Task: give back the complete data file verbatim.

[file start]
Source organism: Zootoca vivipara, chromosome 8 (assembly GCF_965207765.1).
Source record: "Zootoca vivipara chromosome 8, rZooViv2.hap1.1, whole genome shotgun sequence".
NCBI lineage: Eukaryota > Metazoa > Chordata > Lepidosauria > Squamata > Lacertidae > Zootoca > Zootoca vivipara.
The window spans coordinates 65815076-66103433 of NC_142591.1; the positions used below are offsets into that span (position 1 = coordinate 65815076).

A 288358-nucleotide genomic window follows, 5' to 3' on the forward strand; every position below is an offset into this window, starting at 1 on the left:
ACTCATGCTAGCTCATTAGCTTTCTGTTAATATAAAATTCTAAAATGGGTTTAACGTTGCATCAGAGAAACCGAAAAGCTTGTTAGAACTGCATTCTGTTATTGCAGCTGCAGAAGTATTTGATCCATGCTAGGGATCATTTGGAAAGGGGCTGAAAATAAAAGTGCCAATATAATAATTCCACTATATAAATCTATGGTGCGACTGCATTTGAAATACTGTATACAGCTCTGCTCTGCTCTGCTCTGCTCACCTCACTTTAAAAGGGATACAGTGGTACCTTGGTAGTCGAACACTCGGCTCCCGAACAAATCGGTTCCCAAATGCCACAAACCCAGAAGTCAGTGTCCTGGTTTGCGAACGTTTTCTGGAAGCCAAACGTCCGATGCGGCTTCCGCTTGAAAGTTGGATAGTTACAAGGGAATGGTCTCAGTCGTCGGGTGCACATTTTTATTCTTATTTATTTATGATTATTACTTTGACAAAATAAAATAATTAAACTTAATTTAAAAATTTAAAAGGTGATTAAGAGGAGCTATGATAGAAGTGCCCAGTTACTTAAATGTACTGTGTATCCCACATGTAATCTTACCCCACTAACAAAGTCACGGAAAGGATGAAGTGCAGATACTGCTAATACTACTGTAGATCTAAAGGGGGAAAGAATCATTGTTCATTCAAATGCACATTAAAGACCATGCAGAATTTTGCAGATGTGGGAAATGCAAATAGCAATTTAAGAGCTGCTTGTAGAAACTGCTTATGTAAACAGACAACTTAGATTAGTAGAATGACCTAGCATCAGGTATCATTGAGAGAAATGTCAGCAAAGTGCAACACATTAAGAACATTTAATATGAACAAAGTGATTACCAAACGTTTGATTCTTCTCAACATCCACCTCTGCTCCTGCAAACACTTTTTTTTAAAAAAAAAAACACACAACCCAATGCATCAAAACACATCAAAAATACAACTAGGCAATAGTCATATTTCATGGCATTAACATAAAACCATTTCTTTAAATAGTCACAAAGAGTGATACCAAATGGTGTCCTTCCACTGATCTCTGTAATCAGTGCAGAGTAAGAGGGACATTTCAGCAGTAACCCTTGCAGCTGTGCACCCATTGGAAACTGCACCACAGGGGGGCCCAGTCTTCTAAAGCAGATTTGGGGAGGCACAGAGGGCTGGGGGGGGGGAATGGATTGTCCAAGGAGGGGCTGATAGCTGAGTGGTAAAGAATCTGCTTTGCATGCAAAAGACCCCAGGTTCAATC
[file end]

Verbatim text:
Source organism: Zootoca vivipara, chromosome 8 (assembly GCF_965207765.1).
Source record: "Zootoca vivipara chromosome 8, rZooViv2.hap1.1, whole genome shotgun sequence".
NCBI lineage: Eukaryota > Metazoa > Chordata > Lepidosauria > Squamata > Lacertidae > Zootoca > Zootoca vivipara.
The window spans coordinates 65815076-66103433 of NC_142591.1; the positions used below are offsets into that span (position 1 = coordinate 65815076).

A 288358-nucleotide genomic window follows, 5' to 3' on the forward strand; every position below is an offset into this window, starting at 1 on the left:
ACTCATGCTAGCTCATTAGCTTTCTGTTAATATAAAATTCTAAAATGGGTTTAACGTTGCATCAGAGAAACCGAAAAGCTTGTTAGAACTGCATTCTGTTATTGCAGCTGCAGAAGTATTTGATCCATGCTAGGGATCATTTGGAAAGGGGCTGAAAATAAAAGTGCCAATATAATAATTCCACTATATAAATCTATGGTGCGACTGCATTTGAAATACTGTATACAGCTCTGCTCTGCTCTGCTCTGCTCACCTCACTTTAAAAGGGATACAGTGGTACCTTGGTAGTCGAACACTCGGCTCCCGAACAAATCGGTTCCCAAATGCCACAAACCCAGAAGTCAGTGTCCTGGTTTGCGAACGTTTTCTGGAAGCCAAACGTCCGATGCGGCTTCCGCTTGAAAGTTGGATAGTTACAAGGGAATGGTCTCAGTCGTCGGGTGCACATTTTTATTCTTATTTATTTATGATTATTACTTTGACAAAATAAAATAATTAAACTTAATTTAAAAATTTAAAAGGTGATTAAGAGGAGCTATGATAGAAGTGCCCAGTTACTTAAATGTACTGTGTATCCCACATGTAATCTTACCCCACTAACAAAGTCACGGAAAGGATGAAGTGCAGATACTGCTAATACTACTGTAGATCTAAAGGGGGAAAGAATCATTGTTCATTCAAATGCACATTAAAGACCATGCAGAATTTTGCAGATGTGGGAAATGCAAATAGCAATTTAAGAGCTGCTTGTAGAAACTGCTTATGTAAACAGACAACTTAGATTAGTAGAATGACCTAGCATCAGGTATCATTGAGAGAAATGTCAGCAAAGTGCAACACATTAAGAACATTTAATATGAACAAAGTGATTACCAAACGTTTGATTCTTCTCAACATCCACCTCTGCTCCTGCAAACACTTTTTTTTAAAAAAAAAAACACACAACCCAATGCATCAAAACACATCAAAAATACAACTAGGCAATAGTCATATTTCATGGCATTAACATAAAACCATTTCTTTAAATAGTCACAAAGAGTGATACCAAATGGTGTCCTTCCACTGATCTCTGTAATCAGTGCAGAGTAAGAGGGACATTTCAGCAGTAACCCTTGCAGCTGTGCACCCATTGGAAACTGCACCACAGGGGGGCCCAGTCTTCTAAAGCAGATTTGGGGAGGCACAGAGGGCTGGGGGGGGGGAATGGATTGTCCAAGGAGGGGCTGATAGCTGAGTGGTAAAGAATCTGCTTTGCATGCAAAAGACCCCAGGTTCAATC